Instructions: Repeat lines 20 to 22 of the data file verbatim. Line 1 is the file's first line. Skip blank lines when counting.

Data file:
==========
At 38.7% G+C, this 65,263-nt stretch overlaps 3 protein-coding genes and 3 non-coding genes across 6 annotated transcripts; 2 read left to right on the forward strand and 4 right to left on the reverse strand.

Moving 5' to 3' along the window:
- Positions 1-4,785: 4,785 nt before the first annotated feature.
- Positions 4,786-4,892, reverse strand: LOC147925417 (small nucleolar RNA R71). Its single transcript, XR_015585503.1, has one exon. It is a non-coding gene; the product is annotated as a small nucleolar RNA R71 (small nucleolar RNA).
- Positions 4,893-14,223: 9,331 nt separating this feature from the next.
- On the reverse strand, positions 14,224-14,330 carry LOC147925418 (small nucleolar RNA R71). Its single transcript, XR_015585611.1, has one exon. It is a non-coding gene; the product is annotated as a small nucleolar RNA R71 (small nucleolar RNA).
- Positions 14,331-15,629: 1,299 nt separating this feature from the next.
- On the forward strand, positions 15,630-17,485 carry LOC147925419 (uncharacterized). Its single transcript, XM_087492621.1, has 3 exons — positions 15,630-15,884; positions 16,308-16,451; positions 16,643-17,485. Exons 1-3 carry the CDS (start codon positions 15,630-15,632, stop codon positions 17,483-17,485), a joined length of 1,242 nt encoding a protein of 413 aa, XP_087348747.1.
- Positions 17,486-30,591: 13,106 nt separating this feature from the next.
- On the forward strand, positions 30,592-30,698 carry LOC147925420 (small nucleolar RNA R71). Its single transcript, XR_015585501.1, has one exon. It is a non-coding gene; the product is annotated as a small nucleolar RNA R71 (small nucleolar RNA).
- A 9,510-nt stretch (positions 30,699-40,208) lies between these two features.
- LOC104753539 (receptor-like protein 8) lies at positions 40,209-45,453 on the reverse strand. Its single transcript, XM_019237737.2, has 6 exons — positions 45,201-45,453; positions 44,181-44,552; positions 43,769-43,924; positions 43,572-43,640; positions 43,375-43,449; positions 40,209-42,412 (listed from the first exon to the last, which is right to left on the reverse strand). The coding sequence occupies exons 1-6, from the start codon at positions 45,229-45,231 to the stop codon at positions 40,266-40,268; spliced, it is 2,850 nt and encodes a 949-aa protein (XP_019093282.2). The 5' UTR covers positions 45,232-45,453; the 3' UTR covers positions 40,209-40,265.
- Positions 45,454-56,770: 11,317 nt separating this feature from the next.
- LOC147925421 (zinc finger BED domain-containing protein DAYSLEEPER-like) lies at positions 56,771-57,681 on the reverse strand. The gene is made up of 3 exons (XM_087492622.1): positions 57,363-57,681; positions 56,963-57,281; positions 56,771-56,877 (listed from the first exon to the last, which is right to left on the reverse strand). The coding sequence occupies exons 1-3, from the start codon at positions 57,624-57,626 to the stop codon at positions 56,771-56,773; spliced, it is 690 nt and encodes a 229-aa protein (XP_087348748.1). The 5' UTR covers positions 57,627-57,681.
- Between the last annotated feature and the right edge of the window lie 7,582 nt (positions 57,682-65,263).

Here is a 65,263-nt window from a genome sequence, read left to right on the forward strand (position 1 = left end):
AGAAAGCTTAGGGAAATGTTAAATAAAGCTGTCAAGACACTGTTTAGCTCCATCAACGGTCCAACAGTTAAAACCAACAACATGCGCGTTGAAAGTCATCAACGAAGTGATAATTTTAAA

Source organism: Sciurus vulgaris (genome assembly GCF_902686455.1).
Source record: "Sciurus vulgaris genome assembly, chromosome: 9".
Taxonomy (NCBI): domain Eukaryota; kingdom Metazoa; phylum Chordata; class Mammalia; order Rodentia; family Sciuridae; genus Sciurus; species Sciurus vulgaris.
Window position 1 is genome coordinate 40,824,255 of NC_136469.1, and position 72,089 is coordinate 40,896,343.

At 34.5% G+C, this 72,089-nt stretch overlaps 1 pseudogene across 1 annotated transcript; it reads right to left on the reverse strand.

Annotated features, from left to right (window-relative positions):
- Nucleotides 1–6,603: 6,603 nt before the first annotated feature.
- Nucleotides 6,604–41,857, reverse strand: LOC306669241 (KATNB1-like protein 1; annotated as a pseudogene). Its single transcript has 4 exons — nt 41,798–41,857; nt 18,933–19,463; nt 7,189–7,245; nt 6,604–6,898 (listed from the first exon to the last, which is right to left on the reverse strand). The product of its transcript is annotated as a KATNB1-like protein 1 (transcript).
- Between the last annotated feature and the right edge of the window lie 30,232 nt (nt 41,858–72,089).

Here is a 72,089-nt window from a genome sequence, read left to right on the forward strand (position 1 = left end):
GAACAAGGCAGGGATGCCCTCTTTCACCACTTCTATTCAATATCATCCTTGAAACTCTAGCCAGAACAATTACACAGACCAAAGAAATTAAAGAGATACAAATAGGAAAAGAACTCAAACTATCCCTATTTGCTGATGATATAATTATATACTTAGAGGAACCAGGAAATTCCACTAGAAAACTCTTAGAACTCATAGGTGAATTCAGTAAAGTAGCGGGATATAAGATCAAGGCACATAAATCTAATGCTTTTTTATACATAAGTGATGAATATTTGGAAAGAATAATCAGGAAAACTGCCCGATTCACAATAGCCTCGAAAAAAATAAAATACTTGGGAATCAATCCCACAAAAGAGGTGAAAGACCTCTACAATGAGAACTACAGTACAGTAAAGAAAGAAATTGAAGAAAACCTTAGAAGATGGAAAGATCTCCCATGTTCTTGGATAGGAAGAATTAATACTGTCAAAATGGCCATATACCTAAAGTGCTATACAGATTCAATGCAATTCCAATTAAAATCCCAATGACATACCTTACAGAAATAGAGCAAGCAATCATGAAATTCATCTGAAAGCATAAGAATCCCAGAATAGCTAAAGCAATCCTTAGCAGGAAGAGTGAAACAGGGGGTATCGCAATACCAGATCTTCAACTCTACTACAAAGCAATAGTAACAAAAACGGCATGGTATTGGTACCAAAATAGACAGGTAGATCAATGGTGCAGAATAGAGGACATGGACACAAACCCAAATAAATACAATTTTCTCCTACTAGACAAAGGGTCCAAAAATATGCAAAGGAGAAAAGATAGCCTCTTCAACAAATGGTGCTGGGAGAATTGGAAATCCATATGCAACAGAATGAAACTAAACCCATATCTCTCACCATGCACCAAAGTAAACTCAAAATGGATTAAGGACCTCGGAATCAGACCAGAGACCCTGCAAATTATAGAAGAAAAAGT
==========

Taxonomy (NCBI): domain Eukaryota; kingdom Metazoa; phylum Chordata; class Mammalia; order Rodentia; family Sciuridae; genus Sciurus; species Sciurus vulgaris.
Window position 1 is genome coordinate 40,824,255 of NC_136469.1, and position 72,089 is coordinate 40,896,343.

At 34.5% G+C, this 72,089-nt stretch overlaps 1 pseudogene across 1 annotated transcript; it reads right to left on the reverse strand.